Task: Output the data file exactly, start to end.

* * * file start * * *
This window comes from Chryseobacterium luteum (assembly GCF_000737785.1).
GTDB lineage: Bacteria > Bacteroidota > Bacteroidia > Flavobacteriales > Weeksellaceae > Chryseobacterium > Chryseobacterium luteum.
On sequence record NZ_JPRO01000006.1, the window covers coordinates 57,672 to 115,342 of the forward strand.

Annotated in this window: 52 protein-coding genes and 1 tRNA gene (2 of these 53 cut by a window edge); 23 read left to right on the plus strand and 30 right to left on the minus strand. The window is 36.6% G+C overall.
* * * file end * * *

This window comes from Chryseobacterium luteum (assembly GCF_000737785.1).
GTDB lineage: Bacteria > Bacteroidota > Bacteroidia > Flavobacteriales > Weeksellaceae > Chryseobacterium > Chryseobacterium luteum.
On sequence record NZ_JPRO01000006.1, the window covers coordinates 57,672 to 115,342 of the forward strand.

Annotated in this window: 52 protein-coding genes and 1 tRNA gene (2 of these 53 cut by a window edge); 23 read left to right on the plus strand and 30 right to left on the minus strand. The window is 36.6% G+C overall.